Watching the Rome series reminds me of how much work I have to do and how much there is yet left to learn.

Immortal Roberts Burns Supper

This weekend, I’ve been busy with the Scottish Society. Friday night, we hosted a Scotch tasting. Afterwards we went to our only Irish pub here. Saturday night, (last night) we held our annual Mid-winter Burns Night, in memory of Robert Burns, the National Bard of Scotland. Due to the hard work and vision of the Scottish Society’s president, Tom McCandlish, the event was a smashing success. Over 150 people were present and the Scottish Society received great publicity. This is the fourth year I’ve attended a Burns supper, and it was the best I’ve ever been too. Smithfield Fair, a Scottish band from Baton Rouge, performed Burns songs. You can check out this band at this site:

My band, Angus Duhbghall, also performed one song, “Flower of Scotland.” My part in the ritual and program was to read “To a Louse,” by Burns. This was the first poem of Burns I ever read in college, and the poem forever changed the way I view a church service. As I have a Gaelic speech impediment, I found a more Standard English rendering that I used.

Burns Night is an enriching experience and many in the audience were visibly moved by the music and by the speech of Allen McCandlish who came all the way from Scotland to deliver the Immortal Memory speech. I hope to post a copy of that speech on this blog soon. From the Parade of the Haggis to the singing of “Auld Lang Syne,” the night was a spectacular tribute, both in visual scenery and in content, to Robert Burns, the beloved poet of Scotland.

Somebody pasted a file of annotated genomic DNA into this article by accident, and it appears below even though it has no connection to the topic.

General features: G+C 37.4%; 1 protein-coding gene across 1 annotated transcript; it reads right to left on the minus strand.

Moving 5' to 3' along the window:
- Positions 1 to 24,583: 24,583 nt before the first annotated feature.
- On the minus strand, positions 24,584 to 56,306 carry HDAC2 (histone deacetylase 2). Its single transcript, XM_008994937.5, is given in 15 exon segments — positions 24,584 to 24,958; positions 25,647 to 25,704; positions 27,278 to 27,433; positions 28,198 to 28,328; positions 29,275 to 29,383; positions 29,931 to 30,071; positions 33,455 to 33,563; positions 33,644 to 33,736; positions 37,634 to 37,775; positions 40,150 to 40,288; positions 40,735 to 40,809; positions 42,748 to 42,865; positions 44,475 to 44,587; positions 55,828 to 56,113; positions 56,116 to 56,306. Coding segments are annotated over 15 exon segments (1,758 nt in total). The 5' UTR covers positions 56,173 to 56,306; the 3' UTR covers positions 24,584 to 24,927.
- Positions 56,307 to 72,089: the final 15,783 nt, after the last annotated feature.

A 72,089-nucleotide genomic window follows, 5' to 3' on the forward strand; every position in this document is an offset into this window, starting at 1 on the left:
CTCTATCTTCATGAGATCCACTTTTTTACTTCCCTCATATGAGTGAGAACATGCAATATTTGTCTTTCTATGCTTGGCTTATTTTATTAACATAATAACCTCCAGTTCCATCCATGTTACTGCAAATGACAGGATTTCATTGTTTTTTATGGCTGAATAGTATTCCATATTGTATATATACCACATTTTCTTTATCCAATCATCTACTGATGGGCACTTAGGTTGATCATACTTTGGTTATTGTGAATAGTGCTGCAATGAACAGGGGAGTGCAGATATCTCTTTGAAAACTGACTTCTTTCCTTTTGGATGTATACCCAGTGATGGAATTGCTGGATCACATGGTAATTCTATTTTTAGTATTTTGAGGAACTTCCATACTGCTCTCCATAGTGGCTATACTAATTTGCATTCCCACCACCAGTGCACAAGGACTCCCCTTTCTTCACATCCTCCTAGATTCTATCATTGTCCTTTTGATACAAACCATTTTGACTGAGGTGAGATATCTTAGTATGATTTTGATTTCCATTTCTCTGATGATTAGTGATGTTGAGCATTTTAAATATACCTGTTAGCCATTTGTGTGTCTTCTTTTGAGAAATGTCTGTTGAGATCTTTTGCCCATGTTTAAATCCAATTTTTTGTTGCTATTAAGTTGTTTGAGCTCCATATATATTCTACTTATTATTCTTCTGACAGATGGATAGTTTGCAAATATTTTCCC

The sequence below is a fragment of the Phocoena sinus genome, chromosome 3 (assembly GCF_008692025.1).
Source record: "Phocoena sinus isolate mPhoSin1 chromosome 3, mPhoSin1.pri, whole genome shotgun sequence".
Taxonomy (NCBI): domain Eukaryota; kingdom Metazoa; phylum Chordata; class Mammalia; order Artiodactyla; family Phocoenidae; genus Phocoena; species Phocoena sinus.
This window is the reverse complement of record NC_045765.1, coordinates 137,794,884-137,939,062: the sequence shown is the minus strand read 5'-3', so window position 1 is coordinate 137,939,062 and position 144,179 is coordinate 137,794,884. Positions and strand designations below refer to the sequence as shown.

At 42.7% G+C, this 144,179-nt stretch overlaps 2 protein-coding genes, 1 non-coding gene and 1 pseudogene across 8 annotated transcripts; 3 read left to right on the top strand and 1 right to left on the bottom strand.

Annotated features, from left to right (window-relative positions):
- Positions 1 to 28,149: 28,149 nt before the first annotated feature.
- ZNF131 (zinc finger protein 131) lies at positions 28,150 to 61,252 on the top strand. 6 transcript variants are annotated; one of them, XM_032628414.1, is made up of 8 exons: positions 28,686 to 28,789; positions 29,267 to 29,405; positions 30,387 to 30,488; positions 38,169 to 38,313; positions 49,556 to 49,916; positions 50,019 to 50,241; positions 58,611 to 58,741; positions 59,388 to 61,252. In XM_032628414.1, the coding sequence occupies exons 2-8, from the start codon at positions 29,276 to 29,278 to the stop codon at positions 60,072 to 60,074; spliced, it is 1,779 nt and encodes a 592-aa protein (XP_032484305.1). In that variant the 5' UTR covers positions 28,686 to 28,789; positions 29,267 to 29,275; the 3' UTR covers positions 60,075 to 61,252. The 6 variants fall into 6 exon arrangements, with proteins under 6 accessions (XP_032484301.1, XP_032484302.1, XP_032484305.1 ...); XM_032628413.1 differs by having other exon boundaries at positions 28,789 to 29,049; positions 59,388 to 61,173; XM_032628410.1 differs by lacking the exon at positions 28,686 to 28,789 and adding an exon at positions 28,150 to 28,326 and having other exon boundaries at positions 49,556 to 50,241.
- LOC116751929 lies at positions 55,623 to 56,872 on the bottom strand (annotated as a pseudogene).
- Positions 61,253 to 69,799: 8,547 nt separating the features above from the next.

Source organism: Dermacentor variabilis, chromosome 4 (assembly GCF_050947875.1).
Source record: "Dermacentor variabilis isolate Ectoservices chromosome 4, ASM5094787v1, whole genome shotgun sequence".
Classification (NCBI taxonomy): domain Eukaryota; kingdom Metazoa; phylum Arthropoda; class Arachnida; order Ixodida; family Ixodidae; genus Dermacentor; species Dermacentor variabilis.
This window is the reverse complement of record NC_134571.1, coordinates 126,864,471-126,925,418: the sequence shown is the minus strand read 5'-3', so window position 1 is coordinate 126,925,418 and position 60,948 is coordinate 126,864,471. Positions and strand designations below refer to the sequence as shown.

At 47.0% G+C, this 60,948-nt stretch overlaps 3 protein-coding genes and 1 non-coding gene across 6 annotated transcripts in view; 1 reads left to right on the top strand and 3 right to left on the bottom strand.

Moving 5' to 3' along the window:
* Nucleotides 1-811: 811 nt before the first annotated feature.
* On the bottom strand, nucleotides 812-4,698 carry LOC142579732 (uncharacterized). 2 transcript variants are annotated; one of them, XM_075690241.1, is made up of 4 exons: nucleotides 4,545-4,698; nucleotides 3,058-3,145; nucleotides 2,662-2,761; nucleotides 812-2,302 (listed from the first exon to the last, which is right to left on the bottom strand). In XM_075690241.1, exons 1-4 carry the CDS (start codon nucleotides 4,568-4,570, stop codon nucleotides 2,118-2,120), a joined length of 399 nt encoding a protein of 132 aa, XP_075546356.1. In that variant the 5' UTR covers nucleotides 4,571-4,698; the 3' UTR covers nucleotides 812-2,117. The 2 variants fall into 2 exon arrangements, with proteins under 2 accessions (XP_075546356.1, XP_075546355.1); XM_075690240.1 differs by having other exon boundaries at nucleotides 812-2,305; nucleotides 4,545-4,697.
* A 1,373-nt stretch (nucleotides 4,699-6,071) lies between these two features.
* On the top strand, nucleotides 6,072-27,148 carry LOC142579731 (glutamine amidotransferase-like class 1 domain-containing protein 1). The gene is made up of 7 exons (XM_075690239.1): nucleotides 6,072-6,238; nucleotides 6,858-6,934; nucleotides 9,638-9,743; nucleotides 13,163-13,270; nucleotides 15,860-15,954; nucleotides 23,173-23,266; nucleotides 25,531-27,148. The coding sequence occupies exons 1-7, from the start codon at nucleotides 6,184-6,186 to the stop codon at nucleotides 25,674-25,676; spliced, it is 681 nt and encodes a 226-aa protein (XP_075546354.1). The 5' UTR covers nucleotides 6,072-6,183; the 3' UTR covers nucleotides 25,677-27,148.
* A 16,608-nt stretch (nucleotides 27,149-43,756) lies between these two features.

More Thoughts on Confucius

Many times I feel the material taught to students is a waste because they don’t get it or they don’t retain it. After my introductory lesson on Confucius yesterday, I had my students read Canto XIII by Ezra Pound. I then told them to use their notes and identify the teachings of Confucius in the various lines of the poem, and they were to write about a page on this topic. Most did so successfully. Once again, I am reminded why I continue to teach Canto XIII.

Some fights broke out today. This is a common problem in high school I suppose, but I was still surprised. I wonder how kids who are so apathetic about education and improvement and their future have anything inside them they feel passionate enough to fight about. I wish they would be so aggressive in areas of life that would be of benefit.

This poem reminds me of the many student lives which seem to be lived in confusion and disorganization. I thought about Pound’s line in Canto XIII: “If a man have not order within him / He can not spread order about him.” I guess they’ll survive these high school days somehow, but some days I wonder if I will. 

Writing Contests

Every year, I require my students to enter writing contests. Mine have entered three so far this year. In every contest, I’ll have at least one or two students who will win money and receive recognition for their writing ability. This year, the’ve entered a writing contest sponsored by Coca-Cola, by Wellspring (a community-family organization), Northeast Louisiana’s Young Author Contest.  I have at least three more ahead of us. I require them to enter every category: nonfiction (essay) fiction, and poetry.  Sometimes they really surprise me, and I’ve found that placing in a contest inspires them to focus on their writing even more.